The submission marks an important step for Green Hydrogen for Scotland, a partnership between ScottishPower, BOC and ITM Power, to create green hydrogen production facilities with clusters of refuelling stations across Scotland.
The proposed green hydrogen project will be engineered and operated by BOC, using wind and solar power produced by ScottishPower Renewables, and the electrolyser will be delivered by ITM Power. The project aims to supply hydrogen to the commercial market before 2023.
Green Hydrogen for Glasgow aims to provide carbon-free transport and clean air for communities across Glasgow as well as helping support industrial hydrogen demand in the region. The city, set to host the United Nations 26th Climate Change Conference, COP26, later this year, aims to become the first net zero city in the UK by 2030.
Barry Carruthers, ScottishPower’s Hydrogen Director, said: “With all eyes set to be on Glasgow later this year as the city hosts the UN’s 26th climate change conference, COP26, it’s fantastic to be making this next important step towards delivering green hydrogen for Glasgow.
“Whitelee keeps breaking barriers, first the UK’s largest onshore windfarm, and soon to be home to the UK’s largest electrolyser. The site has played a vital role in helping the UK to decarbonise and we look forward to delivering another vital form of zero carbon energy generation at the site to help Glasgow and Scotland achieve their net zero goals.”
He added green hydrogen has a vital role to play in Scotland and the wider UK’s journey to Net Zero emissions, providing a sustainable energy source that can provide clean, renewable energy for industries, heavy transport and companies for future decades.
Green hydrogen is a zero carbon energy source which can be used by industries and companies that cannot fully electrify their operations to help them lower their emissions, for example, heavy duty transport like buses and bin lorries.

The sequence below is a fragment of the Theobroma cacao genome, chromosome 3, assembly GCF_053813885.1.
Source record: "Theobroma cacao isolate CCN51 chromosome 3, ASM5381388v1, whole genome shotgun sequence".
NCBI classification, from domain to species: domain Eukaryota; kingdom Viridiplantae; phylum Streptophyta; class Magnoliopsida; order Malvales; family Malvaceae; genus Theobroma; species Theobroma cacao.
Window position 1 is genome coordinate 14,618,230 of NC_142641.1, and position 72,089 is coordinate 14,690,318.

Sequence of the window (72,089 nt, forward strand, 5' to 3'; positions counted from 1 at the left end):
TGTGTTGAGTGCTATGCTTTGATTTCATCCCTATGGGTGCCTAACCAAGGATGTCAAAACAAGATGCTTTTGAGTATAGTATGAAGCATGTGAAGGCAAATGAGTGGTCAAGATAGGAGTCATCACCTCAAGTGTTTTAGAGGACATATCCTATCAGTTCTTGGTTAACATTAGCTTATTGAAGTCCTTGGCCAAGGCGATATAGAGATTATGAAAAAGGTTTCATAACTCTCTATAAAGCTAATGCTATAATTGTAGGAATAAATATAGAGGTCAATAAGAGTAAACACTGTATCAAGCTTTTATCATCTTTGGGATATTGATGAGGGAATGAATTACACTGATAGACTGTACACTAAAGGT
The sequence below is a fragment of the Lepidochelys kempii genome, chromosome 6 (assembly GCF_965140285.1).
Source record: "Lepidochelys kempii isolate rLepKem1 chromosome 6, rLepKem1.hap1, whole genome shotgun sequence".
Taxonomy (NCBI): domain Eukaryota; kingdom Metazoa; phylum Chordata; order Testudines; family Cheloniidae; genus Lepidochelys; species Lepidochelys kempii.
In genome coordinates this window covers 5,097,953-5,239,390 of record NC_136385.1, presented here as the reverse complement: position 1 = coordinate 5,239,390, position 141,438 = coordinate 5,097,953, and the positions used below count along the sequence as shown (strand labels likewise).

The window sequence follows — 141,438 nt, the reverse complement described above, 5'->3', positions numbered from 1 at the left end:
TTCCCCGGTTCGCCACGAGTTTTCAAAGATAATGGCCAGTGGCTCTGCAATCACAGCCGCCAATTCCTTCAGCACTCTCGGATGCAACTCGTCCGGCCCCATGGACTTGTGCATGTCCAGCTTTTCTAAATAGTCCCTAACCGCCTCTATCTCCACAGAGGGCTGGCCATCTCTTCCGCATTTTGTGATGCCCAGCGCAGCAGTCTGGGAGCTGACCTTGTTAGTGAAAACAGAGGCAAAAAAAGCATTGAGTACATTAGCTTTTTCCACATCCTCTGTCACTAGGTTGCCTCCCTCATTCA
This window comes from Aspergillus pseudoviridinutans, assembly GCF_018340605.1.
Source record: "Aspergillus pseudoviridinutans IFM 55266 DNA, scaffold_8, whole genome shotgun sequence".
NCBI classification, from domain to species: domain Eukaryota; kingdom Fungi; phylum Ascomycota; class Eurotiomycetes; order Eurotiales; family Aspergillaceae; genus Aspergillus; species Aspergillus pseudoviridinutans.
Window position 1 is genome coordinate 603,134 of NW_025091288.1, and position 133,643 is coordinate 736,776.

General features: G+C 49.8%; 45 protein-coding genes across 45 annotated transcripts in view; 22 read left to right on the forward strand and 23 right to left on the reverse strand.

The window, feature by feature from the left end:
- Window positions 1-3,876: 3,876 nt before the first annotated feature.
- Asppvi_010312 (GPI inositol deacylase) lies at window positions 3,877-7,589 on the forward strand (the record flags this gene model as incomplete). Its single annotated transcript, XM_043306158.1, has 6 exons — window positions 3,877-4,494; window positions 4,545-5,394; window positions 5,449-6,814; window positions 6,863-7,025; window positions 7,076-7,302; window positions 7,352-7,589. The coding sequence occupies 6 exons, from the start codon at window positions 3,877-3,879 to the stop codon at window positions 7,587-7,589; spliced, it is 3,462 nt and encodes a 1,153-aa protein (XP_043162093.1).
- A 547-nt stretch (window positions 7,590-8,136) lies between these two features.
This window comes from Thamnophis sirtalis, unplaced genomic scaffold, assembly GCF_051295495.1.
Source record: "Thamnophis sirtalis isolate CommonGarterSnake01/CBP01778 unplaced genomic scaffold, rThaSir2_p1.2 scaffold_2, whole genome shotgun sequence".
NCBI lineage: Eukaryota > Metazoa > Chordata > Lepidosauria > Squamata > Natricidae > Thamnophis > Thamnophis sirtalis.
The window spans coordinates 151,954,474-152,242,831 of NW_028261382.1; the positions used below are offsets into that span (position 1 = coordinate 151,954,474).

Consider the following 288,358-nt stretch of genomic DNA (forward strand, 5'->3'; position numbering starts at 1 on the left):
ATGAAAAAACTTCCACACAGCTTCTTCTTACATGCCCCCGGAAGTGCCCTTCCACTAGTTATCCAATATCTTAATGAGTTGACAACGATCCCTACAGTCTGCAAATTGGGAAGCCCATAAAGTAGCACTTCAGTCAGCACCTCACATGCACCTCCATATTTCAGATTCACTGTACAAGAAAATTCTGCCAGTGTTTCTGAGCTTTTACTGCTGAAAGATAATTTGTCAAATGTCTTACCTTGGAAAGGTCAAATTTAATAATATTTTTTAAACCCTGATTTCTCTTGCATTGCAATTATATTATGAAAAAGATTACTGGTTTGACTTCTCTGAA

The technology gets its name from the green power source, normally wind or solar, used to power an electrolyser to split water into its core elements; hydrogen and oxygen gas. The hydrogen can then be stored and transported for use as needed.
The green hydrogen facility at Whitelee, the UK’s largest onshore windfarm, will house a 20MW electrolyser and would be able to produce up to 8 tonnes of green hydrogen per day, roughly equivalent to fuelling over 550 buses to travel from Glasgow to Edinburgh and back again each day.
Graham Cooley, CEO ITM Power, said it marks an exciting milestone based on market development for green hydrogen for the city of Glasgow, that will see the UK’s largest electrolyser deployment to date being realised in Scotland.
Mark Griffin, Hydrogen Market Development Manager for Clean Fuels at BOC said: “The scale of this project demonstrates the growing demand for clean hydrogen and as a member of the Green Hydrogen for Scotland partnership, we’re delighted to bring our hydrogen mobility and refuelling project expertise to help deliver a ground-breaking facility in Glasgow.”
The hydrogen production facility could support Glasgow City Council as well as surrounding local authorities and industries in their ambitions to create a zero emissions vehicle fleet, using only electric and hydrogen-powered vehicles by the end of 2029.
ScottishPower expects a decision on the planning application in autumn.
The UK recently announced a £3 million investment to develop the Tees Valley hydrogen transport hub (click here).